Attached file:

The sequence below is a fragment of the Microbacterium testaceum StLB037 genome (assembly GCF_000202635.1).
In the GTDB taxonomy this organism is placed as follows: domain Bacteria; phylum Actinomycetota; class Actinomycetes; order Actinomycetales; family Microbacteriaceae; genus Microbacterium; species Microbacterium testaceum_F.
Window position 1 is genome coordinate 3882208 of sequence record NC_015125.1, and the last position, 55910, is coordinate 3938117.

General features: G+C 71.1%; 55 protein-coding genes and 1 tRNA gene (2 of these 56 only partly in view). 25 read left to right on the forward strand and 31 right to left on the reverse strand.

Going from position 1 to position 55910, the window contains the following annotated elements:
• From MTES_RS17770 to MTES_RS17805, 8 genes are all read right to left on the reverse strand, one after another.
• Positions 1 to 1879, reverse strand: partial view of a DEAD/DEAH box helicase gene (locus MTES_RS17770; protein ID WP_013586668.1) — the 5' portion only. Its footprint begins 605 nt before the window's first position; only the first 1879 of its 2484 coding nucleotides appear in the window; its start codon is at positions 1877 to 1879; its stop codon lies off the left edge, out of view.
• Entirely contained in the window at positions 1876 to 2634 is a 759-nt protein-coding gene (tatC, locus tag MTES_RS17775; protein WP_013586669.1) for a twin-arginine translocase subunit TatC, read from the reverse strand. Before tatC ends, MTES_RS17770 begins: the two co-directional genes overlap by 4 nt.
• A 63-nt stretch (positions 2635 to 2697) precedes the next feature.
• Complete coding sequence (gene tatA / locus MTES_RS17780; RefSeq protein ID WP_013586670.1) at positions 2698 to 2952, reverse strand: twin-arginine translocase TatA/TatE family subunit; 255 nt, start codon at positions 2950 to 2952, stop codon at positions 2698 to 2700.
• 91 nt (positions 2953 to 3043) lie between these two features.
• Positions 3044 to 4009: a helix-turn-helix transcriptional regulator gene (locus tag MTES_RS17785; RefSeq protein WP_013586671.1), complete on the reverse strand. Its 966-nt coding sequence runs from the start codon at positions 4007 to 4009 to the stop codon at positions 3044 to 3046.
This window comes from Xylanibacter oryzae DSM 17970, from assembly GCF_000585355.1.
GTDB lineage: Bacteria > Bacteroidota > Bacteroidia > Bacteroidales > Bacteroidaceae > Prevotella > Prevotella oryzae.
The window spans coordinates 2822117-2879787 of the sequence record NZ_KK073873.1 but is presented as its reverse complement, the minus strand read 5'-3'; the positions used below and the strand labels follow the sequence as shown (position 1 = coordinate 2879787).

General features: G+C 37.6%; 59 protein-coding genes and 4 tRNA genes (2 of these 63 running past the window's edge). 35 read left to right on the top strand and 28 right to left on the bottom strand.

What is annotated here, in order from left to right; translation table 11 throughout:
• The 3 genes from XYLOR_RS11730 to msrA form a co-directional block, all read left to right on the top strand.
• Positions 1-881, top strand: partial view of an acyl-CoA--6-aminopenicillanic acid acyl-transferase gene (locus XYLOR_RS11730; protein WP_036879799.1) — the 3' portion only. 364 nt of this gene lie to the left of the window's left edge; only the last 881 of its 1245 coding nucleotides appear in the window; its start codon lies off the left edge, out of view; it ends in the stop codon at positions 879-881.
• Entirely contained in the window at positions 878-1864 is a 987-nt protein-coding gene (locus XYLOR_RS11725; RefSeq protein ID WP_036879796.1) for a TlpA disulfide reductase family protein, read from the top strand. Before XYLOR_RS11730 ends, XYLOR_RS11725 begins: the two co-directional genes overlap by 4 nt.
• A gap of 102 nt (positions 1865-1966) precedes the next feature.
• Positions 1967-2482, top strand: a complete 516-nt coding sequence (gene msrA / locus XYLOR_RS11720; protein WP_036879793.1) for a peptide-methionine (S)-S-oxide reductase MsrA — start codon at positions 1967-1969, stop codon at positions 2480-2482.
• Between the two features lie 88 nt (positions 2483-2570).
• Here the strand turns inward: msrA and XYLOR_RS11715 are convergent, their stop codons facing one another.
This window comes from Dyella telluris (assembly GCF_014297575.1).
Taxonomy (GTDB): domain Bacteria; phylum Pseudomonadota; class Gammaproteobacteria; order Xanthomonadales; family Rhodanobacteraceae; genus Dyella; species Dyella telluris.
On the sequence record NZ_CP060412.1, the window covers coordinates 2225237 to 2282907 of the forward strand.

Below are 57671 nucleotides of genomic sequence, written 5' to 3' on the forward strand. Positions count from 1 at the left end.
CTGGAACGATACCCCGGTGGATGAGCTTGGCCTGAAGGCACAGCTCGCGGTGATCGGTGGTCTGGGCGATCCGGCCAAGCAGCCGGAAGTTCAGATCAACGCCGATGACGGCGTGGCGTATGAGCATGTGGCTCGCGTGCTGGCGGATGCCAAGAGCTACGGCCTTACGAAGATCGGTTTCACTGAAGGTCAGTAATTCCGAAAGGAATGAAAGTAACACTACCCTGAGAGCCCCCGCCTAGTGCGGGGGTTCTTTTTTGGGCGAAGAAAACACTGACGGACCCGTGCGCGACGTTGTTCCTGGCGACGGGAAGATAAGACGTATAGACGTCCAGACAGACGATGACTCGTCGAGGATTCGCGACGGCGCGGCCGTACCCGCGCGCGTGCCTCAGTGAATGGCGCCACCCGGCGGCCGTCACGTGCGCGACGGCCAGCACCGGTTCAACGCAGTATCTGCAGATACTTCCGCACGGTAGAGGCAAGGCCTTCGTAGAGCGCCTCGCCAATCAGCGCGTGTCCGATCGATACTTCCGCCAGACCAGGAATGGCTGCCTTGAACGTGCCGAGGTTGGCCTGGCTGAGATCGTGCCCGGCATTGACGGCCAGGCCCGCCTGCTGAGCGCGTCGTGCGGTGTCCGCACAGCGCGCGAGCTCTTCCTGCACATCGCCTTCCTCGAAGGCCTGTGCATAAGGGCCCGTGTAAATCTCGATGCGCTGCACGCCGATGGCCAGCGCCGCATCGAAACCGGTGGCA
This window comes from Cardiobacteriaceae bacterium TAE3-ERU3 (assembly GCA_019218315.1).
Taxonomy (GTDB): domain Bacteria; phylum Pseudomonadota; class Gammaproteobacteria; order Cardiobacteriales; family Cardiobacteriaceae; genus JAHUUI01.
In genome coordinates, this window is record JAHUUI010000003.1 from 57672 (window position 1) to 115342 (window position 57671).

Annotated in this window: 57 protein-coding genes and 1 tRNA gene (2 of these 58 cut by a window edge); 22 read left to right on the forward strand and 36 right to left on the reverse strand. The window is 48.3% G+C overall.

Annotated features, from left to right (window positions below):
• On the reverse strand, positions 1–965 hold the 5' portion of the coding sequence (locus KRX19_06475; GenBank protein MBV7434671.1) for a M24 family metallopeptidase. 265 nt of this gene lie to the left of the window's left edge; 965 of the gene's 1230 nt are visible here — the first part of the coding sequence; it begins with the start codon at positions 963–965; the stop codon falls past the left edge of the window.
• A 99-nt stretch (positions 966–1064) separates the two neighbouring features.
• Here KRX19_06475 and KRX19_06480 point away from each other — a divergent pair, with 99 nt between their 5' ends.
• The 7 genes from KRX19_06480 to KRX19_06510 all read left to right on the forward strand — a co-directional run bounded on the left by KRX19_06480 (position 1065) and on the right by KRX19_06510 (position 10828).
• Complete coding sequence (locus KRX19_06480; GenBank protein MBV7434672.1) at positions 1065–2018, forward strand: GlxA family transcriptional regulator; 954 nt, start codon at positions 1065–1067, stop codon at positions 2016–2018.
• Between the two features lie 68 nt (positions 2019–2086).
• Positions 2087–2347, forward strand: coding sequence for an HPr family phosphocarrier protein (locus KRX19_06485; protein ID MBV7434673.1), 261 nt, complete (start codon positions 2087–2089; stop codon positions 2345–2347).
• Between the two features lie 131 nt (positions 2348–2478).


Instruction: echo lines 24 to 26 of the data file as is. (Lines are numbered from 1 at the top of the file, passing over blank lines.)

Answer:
• Here the strand turns inward: msrA and XYLOR_RS11715 are convergent, their stop codons facing one another.
This window comes from Dyella telluris (assembly GCF_014297575.1).
Taxonomy (GTDB): domain Bacteria; phylum Pseudomonadota; class Gammaproteobacteria; order Xanthomonadales; family Rhodanobacteraceae; genus Dyella; species Dyella telluris.